Muriel Bowser
Muriel Bowser Credit: Darrow Montgomery

By most accounts, the proposed contract agreement between D.C. Public Schools and the Washington Teachers’ Union is a win-win for all concerned.

Mayor Muriel Bowser, eyeing a potential election-year challenge from predecessor Vince Gray, who couldn’t reach a deal with the teachers, stands to gain an endorsement and campaign support from the city’s educators.

DCPS Chancellor Antwan Wilson, a relative newcomer who inherits a school district rife with inequality and teacher discontent, distinguishes himself from the heralded but divisive Kaya Henderson.

WTU President Liz Davis delivers to some 4,000 members a tentative agreement that, after five years of tears-and-blood negotiations, they’d be crazy to pass up. 

But the real winners, should this contract be finalized? Charter schools.

The contract, which would be the first one proposed since 2010, delivers to teachers a 9 percent salary increase over three years, with 4 percent on the front end to be paid retroactive to last October. WTU members, who enjoy among the highest starting salaries in the country, will vote it up or down in the next 10 days. If approved, and then ratified by the D.C. Council, the $61 million, three-year contract will also allocate an additional $51 million to charter schools thanks to federal law that requires equal funding for operational costs in the two separate public school sectors. 

It’s a rosy deal for stakeholders who favor school choice and teacher accountability. “We are seeing a commitment to progress that comes at the beginning of the school year, which creates a sense of stability for teachers,” says Catharine Bellinger, director of the D.C. branch of Democrats for Education Reform, a political action group. “We’re happy our teachers will be the highest paid and most rigorously evaluated in the country, which will make us a magnet for the best talent.”   

Adds Irene Holtzman, executive director of FOCUS (Friends of Choice in Urban Schools): “I’m a former DCPS teacher, and I know that human capital is the biggest driver of success. When we put additional resources into pay and benefits and improvements to [teaching] services, it’s a win-win. It shows we are valuing all children in the city equally.”

Loose Lips, however, is inclined to dwell upon that language of equality. Under the proposed contract, the same proportion of funds that DCPS allocates to teachers’ salaries goes to charter schools as well—but without any requirement that the charters spend the extra budget money on teachers. Such is the effect of the per-pupil formula that gets applied to public school funding, with each child getting the same share per year. According to the federal School Reform Act, this formula also applies to charters.  

Except D.C. doesn’t always allocate funds through the per-pupil formula. In fact, DCPS has argued in court that it does not have to. In a lawsuit over equitable funding, charter schools are claiming that they are due an amount equal to the value of services provided to DCPS by the D.C. Department of General Services, which maintains the city’s public schools—but not charters—free of cost. In order to head off such claims in the future, the D.C. Council would have to pass a law that explicitly allows certain expenditures to take place outside the formula.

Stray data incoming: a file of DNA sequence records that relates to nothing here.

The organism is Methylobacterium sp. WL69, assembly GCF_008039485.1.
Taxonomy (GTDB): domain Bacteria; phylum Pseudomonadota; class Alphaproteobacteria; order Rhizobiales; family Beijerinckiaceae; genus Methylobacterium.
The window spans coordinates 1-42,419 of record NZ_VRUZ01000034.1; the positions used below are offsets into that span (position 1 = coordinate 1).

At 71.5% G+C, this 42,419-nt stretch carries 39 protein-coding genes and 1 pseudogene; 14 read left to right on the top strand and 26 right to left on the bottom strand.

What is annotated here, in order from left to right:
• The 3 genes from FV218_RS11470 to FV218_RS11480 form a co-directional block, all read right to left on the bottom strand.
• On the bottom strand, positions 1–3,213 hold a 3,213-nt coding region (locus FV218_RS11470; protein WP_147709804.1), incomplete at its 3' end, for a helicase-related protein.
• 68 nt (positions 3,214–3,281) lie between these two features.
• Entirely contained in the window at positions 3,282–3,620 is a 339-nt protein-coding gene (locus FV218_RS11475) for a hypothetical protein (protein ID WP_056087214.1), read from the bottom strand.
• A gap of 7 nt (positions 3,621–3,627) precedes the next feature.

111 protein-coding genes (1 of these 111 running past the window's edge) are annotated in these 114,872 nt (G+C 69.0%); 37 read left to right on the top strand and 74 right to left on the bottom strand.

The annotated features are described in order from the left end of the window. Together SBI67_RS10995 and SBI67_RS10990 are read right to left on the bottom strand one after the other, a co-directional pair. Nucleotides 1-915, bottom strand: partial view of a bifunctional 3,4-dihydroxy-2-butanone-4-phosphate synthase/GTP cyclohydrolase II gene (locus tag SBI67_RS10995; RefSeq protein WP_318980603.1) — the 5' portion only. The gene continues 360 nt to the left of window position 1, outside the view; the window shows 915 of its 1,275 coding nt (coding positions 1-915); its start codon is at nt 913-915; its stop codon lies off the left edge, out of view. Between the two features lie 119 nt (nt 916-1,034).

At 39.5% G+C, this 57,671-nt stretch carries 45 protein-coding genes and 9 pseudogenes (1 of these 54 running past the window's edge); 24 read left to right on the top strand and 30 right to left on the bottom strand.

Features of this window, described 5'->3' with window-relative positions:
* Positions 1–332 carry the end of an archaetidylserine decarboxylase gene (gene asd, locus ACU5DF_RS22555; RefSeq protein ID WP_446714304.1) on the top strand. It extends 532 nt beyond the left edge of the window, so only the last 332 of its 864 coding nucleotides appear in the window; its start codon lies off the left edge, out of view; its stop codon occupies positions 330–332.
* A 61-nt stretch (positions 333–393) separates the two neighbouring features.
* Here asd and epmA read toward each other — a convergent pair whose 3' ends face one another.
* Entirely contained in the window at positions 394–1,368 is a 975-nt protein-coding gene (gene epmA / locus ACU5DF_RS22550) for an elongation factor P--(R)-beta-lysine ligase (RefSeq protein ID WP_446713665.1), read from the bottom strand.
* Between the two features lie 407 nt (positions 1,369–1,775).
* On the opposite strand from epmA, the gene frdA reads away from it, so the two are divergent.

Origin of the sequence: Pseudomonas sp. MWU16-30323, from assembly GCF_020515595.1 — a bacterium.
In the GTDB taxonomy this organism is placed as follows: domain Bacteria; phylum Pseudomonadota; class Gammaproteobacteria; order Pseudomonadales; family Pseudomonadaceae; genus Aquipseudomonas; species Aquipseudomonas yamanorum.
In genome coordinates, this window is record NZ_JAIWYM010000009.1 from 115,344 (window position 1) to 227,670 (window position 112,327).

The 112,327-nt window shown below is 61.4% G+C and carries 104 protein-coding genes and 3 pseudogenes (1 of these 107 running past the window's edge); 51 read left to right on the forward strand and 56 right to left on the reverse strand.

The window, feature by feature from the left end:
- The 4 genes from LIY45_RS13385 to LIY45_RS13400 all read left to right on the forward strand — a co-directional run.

Economist Yesim Taylor, executive director of the D.C. Policy Center, finds this framework absurd. “Why are charters getting a raise?” she says. “Is there a policy reason for this? Does it make sense that education funding [for charters] is based not on policy but on [DCPS’s] ability to negotiate contracts?”

WTU President Liz Davis is in no mood to argue, much less worry about how the city plans to pay more than $110 million for what amounts to a $61 million raise for its own teachers. And who can blame her? She just scored a potential deal for a union that recently signed up 400 new members who will be eligible for those raises. “I’m not interested in how they’re going to fund it. I want to know that they can,” she says.

Besides, as charters have no obligation to spend their $51 million on teachers, those  teachers might appreciate the power of collective bargaining. “Because charters are being capitalized without lifting a finger, we hope they will respect the need of their teachers to organize,” says Davis, who regards the proposed contract as a sign that Chancellor Wilson, unlike his predecessor, is interested in a dialogue with the WTU. “He has indicated that he wants a more collaborative relationship,” she says. “I trust that to be the case until we see otherwise.” 

While Holtzman and other charter advocates defend the funding arrangement, Taylor is not alone in questioning whether the contract makes for good fiscal policy or will improve the learning and teaching environment in D.C.  

For instance, no one is talking about the cost of teacher pensions or, for that matter, other classes of employees who are due for new contracts. 

Budget expert Mary Levy cautions that the city, flush with cash, better hope the good times continue. She notes that contracts with other unionized DCPS employees, including custodians, principals, and clerical staff, expire in September, and that salary increases dating back to 2013 for more than 20,000 union and non-union citywide employees expire this year. “It’s nice as long as the money is there,” she says. 

For Levy and traditional education advocates, if not teachers themselves, money is only part of the equation. For the last 10 years, stakeholders have complained that Henderson, and before her Michelle Rhee, wielded student performance on standardized tests like a sword of Damocles over teachers’ heads.

“Teachers say it’s not about salary, and that’s why some of them make a lot of money and leave anyway,” says Levy. “But we can’t keep replacing them with the dream of having all exceptional teachers. We need to work with who we have.”